Now that regulators have finalized their guidance for financial institutions on approved uses of social media, firms are just starting to let their financial advisors communicate with customers in social networks — but with great caution so as not to violate a new rule.
ING U.S. is a case in point. It recently began letting a small group of financial advisors interact with clients on Facebook and LinkedIn, using technology designed to block advisors from running afoul of federal rules. Advisors interact with their clients, for instance, by congratulating a customer whose son recently get accepted into the college of his choice, thus opening an opportunity for the advisor to sell a new investment product.
"Our strategy is, if there's new technology and consumers will be using it, we want to understand how it works and how we can or should participate," says
Financial firms can use social media in many ways: to promote their brands, to market community projects, to handle customer complaints. The
Glover's group started using social media in completely non-controversial ways to show the organization that there was a need for social media and that it could be done safely. When
That positive experience made it possible for the marketing team to convince management of the need to experiment with social media in a business context.
Also, as part of the learning experience, ING U.S. is sponsoring the orange room on the Today show, where
"We're doing that to show that consumers want to know about this information and that we can help participate in those conversations," Glover says.
The firm is also experimenting with letting its financial advisors use social media. It's been running a pilot with 10 representatives that it plans to expand to 100 this year. The eventual goal is to involve all 2,400 financial advisors.
"We'd love to have our financial advisors participate in social media, and we know that there are all sorts of guardrails that need to be in place to do that," she says.
The guardrails are the job of Socialware, a social media compliance and archiving solution. Similar to programs provided by such firms as Hearsay Social, Nexgate, Actiance, Finect and Gremln, the software archives social media posts and monitors posts for words and phrases that could potentially violate rules.
Socialware can also block certain features on social media networks that a bank may not allow. For instance, a "like" in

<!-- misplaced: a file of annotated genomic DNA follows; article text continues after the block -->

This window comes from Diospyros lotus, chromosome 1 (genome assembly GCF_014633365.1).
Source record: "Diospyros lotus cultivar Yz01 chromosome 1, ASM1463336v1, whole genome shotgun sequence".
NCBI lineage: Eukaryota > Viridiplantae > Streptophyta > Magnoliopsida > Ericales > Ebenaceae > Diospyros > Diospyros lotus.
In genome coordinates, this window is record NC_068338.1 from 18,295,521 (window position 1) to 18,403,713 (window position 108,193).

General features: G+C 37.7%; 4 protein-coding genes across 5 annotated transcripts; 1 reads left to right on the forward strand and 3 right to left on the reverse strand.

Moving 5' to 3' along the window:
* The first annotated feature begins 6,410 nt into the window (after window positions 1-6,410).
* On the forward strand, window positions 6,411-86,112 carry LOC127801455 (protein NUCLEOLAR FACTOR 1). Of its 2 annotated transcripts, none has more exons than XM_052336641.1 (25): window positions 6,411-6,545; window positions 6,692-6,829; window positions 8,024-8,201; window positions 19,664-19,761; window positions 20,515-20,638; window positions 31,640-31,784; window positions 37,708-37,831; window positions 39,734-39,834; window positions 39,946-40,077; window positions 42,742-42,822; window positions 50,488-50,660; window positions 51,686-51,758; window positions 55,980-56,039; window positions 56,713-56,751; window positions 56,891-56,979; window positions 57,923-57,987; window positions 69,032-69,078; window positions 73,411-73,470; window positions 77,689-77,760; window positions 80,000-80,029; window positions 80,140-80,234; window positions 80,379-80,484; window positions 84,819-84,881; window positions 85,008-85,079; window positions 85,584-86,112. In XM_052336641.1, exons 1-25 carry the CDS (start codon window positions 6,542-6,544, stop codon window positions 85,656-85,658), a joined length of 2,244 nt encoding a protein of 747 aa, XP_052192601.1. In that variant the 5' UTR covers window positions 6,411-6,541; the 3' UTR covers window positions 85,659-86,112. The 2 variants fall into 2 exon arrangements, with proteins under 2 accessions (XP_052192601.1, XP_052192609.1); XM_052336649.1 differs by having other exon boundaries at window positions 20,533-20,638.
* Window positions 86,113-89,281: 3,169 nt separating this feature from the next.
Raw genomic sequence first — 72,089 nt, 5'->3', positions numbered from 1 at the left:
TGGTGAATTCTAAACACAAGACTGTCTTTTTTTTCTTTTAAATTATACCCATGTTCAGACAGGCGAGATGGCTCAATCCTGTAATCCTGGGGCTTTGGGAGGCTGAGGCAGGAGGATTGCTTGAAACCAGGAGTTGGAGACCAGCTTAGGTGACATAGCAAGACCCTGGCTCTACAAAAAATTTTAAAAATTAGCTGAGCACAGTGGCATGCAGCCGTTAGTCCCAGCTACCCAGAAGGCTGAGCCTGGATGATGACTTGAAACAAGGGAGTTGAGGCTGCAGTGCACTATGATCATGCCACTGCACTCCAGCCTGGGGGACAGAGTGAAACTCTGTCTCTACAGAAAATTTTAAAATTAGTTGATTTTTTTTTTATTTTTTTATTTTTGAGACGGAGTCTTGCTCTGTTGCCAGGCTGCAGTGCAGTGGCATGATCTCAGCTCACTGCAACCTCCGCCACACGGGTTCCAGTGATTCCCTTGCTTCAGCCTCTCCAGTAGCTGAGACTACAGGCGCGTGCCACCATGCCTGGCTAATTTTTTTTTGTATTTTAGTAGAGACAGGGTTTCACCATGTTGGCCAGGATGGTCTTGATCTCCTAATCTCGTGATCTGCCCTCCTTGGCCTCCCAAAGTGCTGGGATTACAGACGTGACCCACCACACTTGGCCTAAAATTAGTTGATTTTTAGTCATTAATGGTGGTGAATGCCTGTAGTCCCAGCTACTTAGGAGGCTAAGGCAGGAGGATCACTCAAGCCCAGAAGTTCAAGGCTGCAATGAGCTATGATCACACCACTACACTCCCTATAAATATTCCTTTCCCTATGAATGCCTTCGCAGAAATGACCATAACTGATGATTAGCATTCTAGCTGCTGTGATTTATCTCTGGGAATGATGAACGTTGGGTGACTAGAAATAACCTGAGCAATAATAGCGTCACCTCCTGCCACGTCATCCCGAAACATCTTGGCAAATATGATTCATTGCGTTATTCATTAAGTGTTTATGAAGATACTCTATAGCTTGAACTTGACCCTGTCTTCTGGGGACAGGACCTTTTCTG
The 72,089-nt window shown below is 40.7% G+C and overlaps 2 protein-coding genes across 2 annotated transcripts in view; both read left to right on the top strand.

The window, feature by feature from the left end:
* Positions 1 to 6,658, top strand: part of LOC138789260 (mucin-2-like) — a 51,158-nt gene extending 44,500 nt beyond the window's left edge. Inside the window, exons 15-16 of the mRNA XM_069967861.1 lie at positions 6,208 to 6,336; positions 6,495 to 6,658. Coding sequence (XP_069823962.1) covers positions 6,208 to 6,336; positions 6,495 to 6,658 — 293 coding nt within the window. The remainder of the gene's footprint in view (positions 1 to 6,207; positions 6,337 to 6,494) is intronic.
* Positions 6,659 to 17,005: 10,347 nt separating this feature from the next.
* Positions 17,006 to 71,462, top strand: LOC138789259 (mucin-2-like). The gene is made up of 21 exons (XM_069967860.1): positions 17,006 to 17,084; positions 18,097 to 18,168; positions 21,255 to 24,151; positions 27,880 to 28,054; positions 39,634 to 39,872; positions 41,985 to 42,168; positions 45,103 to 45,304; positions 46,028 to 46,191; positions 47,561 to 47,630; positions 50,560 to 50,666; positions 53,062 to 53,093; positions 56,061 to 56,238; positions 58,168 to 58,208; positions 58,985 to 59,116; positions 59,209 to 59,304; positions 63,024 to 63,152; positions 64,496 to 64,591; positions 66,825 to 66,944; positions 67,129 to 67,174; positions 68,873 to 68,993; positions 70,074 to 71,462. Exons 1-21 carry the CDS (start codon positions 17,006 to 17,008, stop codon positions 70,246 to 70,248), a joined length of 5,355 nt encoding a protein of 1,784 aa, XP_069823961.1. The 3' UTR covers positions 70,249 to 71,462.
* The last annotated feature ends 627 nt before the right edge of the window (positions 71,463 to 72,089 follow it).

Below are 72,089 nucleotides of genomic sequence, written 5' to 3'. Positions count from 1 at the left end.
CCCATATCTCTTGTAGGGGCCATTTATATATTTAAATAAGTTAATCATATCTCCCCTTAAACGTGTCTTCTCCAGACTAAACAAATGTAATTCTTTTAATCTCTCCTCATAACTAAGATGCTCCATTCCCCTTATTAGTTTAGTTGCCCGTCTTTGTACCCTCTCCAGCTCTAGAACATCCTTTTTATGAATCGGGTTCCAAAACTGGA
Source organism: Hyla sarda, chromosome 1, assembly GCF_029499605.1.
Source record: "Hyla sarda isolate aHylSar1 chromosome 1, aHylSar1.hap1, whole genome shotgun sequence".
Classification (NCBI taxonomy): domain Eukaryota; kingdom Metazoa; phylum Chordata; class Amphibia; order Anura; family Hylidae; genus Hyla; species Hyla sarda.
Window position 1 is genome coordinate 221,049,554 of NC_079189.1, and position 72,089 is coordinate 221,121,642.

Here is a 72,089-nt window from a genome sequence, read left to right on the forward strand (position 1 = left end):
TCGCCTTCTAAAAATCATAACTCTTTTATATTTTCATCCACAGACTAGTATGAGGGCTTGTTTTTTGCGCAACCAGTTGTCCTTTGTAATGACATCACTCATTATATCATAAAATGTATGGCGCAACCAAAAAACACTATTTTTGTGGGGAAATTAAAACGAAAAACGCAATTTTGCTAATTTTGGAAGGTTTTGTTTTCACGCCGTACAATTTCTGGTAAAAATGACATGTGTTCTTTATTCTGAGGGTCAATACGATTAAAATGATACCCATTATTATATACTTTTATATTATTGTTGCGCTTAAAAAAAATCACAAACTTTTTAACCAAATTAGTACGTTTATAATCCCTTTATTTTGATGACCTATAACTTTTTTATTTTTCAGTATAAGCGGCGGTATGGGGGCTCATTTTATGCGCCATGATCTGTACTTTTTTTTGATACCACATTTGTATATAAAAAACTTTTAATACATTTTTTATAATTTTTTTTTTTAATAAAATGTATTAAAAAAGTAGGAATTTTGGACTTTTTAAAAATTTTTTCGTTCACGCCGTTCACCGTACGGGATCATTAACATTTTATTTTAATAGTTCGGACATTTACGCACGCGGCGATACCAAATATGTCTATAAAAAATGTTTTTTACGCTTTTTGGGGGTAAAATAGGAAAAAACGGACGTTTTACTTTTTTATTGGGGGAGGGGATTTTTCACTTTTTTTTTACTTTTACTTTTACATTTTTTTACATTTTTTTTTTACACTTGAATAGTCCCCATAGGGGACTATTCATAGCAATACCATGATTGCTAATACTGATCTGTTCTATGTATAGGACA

"Most of the firms we work with don't want advisors to give endorsements because they inadvertently endorse a product when they didn't intend to do so," says
So far, the
Some in the industry still wonder if clients want their financial advisors following them in social networks. But Glover has no doubts.
"We know that our financial advisors who are very successful do have deep relationships with their clients and help them manage their money," she says. "I think these barriers are coming down."
Norman typically spends a couple of hours every day connecting with about a third of his clients and prospects on social media. One time, he saw on Facebook that a client's son had been accepted into and planned to attend a local university. So he went to the school's bookstore, bought a school hat and brought it over to his client's house as a gift. In another case, after meeting a business contact in person, he connected with that person on Facebook, which led that contact to introduce Norman to his brother, a corporate executive who needed a financial advisor. The new client generates about
The ability to use social tools could be helpful to recruiting efforts. "We'll quickly get to a place where when a financial advisor is choosing a broker/dealer network, they want one that uses social media," Glover says.
And social media may help ING U.S. with its next big marketing challenge: getting customers accustomed to its brand change to Voya Financial later this year.
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